Computational estimates of electricity access, power supply reliability, and energy usage at the settlement-level across the developing world.

Lost in the Dark NEWLY PUBLISHED

Lost in the Dark: A Survey of Energy Poverty from Space,”
Brian Min, Zachary P. O'Keeffe, Babatunde Abidoye, Kwawu Mensan Gaba, Trevor Monroe, Benjamin P. Stewart, Kim Baugh, Bruno Sánchez-Andrade Nuño
Joule (2024),

We provide the first computational classifications of energy poverty across the developing world, combining high-resolution nighttime and daytime satellite imagery to evaluate light output signatures across up to 3,000 nights over all human settlements in the developing world. At least 1.18 billion are energy poor, revealing no statistical evidence of electricity usage from space. That total is far higher than the official number of people lacking electricity access. In a new analysis of settlement-level data across Sub-Saharan Africa, most of the variation in energy poverty rates is explained by within-country differences in population density, remoteness, and land terrain characteristics. However, many neighborhoods and villages lie near areas where electrical networks are already established, indicating that there are opportunities to reduce energy poverty without substantial new infrastructure investments.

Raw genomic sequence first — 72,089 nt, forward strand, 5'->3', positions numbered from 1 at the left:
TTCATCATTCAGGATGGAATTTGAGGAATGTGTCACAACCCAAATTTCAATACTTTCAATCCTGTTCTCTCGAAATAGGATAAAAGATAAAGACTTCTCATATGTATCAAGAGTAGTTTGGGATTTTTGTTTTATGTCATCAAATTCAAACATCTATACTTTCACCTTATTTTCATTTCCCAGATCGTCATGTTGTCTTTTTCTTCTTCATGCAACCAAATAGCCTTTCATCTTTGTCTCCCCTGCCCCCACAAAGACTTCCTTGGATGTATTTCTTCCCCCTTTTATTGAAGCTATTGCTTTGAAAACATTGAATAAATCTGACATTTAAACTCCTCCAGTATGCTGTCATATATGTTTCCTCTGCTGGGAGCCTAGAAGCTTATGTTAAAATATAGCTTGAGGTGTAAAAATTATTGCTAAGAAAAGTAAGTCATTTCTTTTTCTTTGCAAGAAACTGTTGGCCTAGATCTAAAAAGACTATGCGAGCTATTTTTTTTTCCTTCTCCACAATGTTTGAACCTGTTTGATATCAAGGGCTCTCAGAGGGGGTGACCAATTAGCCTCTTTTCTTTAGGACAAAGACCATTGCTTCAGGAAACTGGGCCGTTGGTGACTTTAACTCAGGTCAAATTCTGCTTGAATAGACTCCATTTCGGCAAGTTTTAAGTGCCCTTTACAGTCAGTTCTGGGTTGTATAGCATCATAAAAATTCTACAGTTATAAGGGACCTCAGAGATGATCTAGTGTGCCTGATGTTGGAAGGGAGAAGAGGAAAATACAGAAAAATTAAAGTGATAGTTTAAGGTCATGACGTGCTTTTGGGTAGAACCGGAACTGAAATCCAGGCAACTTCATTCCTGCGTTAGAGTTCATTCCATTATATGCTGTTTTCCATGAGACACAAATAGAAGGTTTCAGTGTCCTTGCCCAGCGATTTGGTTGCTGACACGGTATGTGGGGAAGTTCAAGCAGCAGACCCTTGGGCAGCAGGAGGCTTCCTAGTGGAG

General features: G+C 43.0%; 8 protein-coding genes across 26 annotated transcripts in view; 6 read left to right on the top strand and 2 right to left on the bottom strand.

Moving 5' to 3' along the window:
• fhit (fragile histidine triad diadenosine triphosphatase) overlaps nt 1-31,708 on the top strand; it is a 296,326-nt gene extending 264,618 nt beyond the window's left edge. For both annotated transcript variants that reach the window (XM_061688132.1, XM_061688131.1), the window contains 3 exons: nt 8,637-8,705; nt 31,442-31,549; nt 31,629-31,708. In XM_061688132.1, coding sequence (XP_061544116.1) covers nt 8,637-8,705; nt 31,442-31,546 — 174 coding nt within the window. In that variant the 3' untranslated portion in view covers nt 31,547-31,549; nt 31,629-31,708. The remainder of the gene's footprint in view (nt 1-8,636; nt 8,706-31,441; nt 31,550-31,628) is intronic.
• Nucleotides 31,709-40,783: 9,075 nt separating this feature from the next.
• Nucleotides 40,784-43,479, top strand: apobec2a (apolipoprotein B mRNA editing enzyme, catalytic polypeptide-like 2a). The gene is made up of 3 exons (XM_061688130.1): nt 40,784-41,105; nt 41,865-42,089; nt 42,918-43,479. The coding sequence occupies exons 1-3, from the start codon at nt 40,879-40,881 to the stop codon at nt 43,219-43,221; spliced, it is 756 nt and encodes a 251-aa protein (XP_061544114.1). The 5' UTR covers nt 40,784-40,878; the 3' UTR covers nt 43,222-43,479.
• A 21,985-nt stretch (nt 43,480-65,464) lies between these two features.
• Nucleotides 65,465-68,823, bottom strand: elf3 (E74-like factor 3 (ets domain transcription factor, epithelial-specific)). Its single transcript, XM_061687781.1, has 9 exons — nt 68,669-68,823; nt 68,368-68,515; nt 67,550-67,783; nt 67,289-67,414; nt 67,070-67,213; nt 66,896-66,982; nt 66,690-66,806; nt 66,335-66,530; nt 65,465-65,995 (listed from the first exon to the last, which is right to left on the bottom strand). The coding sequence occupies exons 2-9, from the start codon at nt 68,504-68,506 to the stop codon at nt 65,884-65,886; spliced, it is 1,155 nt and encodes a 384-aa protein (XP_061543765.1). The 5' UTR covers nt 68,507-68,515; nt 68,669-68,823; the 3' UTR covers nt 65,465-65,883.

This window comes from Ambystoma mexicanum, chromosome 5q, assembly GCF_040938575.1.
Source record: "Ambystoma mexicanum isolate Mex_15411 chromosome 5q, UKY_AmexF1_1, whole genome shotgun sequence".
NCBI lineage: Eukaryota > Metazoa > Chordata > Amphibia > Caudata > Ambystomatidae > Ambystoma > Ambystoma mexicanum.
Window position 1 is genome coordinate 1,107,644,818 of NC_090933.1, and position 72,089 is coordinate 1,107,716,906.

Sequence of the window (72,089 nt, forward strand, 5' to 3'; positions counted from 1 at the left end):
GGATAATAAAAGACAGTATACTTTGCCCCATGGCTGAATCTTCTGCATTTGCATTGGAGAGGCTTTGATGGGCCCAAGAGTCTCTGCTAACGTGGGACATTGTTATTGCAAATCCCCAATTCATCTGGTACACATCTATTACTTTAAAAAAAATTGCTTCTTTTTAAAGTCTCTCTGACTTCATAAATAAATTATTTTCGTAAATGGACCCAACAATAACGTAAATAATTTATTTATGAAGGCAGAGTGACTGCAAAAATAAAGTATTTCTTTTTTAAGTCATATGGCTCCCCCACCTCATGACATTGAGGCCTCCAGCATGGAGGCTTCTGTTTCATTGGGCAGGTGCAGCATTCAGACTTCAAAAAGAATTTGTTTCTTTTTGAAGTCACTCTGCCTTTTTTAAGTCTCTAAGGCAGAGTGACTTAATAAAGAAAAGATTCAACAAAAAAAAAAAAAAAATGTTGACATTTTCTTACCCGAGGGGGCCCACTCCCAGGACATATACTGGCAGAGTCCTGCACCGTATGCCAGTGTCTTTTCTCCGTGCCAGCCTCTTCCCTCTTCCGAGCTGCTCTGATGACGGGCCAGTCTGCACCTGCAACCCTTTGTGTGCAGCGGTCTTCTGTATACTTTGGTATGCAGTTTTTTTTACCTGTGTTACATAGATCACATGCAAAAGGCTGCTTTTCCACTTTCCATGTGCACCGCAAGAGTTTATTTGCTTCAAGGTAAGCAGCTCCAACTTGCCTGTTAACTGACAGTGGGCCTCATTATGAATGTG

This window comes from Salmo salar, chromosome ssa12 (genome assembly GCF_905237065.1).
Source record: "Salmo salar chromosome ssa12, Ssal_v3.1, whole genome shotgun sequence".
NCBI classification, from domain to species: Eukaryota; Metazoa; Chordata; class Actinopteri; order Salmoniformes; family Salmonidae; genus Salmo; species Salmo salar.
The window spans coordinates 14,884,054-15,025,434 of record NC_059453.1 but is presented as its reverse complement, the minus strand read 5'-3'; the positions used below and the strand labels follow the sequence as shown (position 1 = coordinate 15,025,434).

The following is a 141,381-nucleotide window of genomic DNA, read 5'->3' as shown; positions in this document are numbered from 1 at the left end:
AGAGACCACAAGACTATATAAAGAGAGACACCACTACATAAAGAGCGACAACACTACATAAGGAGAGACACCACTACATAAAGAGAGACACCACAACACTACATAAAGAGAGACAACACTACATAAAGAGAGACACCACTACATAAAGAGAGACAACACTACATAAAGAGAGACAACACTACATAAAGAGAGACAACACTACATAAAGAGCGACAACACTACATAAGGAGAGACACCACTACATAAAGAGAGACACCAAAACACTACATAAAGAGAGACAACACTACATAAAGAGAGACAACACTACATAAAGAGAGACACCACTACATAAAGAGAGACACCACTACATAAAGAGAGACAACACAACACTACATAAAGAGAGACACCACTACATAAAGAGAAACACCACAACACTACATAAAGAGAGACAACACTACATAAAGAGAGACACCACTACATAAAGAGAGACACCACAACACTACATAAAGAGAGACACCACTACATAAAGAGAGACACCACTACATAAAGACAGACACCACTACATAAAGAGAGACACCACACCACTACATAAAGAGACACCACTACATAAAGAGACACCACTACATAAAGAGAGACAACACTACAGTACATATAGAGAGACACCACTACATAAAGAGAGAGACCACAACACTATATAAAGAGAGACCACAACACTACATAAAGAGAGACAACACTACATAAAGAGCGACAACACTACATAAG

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Nearly 1 billion people still lack access to electricity. Another 3.5 billion people are connected to power that is unreliable or of poor quality. Yet data on electricity access and reliability remains coarse and incomplete. In collaboration with the World Bank and the National Oceanic and Atmospheric Administration (NOAA), we generate new High Resolution Electricity Access (HREA) estimates that identify the likelihood that a human settlement is electrified by monitoring and comparing time series data on nighttime light output across thousands of nights across the globe. This likelihood-based classification approach enables us to robustly estimate the proportion of the world living in electrified areas and the reliability of electricity supply over time. By leveraging advances in computational power, statistical algorithms, and new data from POPGRID and other sources on the location of human settlements, these high resolution data provide new tools to track progress towards reliable and sustainable energy access across the world.

Settlement-Level Electricity Estimates

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